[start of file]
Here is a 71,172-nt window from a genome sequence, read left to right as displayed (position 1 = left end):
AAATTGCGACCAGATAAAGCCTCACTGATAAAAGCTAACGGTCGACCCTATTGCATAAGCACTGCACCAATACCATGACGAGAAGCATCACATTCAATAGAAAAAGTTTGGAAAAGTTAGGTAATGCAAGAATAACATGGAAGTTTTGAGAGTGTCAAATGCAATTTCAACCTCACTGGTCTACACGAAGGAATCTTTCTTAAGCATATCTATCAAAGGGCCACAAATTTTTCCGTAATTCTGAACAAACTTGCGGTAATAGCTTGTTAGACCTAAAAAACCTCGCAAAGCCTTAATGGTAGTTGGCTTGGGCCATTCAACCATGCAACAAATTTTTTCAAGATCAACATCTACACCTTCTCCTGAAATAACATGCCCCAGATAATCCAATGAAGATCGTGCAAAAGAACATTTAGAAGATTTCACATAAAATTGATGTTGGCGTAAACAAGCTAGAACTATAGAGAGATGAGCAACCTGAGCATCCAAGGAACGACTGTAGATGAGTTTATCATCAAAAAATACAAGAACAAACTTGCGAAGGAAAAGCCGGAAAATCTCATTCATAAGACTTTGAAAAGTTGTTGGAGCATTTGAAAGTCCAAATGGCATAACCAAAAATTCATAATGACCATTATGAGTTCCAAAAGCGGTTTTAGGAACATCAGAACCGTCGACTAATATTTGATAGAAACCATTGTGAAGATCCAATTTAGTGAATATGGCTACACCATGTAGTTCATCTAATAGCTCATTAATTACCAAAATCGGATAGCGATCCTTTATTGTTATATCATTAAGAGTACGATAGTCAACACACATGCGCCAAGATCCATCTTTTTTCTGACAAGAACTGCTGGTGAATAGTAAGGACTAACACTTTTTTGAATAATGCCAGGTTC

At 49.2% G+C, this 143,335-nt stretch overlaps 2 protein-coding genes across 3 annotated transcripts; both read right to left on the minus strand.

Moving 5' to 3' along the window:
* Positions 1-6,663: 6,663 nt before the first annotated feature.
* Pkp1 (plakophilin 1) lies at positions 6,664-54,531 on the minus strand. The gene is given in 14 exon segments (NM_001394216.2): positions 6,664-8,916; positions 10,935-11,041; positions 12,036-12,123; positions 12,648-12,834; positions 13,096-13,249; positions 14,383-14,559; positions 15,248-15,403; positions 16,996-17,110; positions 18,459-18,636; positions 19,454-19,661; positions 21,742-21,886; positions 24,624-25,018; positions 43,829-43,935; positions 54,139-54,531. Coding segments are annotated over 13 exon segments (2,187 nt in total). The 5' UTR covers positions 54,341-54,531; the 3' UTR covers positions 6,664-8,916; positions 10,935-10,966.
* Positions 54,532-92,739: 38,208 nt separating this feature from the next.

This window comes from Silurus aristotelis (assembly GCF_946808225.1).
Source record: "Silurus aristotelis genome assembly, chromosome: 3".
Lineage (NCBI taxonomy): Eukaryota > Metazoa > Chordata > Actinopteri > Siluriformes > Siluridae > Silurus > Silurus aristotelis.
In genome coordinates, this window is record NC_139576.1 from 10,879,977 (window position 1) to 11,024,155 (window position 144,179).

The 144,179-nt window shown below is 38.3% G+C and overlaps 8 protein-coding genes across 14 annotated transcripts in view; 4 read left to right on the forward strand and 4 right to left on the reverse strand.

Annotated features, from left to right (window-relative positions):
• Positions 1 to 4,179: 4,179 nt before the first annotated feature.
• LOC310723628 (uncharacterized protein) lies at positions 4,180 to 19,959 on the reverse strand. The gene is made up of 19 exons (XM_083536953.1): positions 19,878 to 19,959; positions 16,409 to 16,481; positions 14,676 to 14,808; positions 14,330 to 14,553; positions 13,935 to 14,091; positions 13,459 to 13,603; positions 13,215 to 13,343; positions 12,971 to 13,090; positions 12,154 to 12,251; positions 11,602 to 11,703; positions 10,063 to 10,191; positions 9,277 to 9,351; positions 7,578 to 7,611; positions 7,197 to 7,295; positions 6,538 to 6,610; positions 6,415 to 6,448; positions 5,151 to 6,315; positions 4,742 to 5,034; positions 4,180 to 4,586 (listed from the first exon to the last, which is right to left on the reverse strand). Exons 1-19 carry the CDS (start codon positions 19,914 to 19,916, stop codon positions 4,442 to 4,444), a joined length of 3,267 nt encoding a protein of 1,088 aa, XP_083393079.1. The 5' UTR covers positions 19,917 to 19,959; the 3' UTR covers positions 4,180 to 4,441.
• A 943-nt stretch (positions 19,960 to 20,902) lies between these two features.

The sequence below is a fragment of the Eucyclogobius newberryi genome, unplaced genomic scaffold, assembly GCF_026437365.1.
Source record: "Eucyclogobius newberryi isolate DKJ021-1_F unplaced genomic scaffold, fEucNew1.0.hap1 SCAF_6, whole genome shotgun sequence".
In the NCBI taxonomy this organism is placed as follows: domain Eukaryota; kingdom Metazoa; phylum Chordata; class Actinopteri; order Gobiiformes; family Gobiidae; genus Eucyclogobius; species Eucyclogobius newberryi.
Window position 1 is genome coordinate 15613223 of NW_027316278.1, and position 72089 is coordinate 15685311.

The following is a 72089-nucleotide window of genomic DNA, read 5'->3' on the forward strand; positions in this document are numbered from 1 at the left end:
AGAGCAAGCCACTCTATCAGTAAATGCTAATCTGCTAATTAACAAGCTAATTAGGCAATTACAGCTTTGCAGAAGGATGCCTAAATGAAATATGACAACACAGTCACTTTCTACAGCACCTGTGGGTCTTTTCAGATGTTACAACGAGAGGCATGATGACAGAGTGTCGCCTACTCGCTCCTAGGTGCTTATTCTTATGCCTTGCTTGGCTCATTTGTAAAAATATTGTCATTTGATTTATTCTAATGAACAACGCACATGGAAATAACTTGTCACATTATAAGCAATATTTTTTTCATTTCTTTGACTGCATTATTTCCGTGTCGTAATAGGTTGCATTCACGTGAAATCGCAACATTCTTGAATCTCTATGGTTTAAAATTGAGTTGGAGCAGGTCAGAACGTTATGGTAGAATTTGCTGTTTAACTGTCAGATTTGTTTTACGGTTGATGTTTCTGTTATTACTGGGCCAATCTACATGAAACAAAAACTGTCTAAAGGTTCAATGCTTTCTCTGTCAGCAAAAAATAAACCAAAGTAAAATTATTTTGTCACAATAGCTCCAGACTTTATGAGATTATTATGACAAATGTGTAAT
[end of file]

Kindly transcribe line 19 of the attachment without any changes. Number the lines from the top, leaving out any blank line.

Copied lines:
In the NCBI taxonomy this organism is placed as follows: domain Eukaryota; kingdom Metazoa; phylum Chordata; class Actinopteri; order Gobiiformes; family Gobiidae; genus Eucyclogobius; species Eucyclogobius newberryi.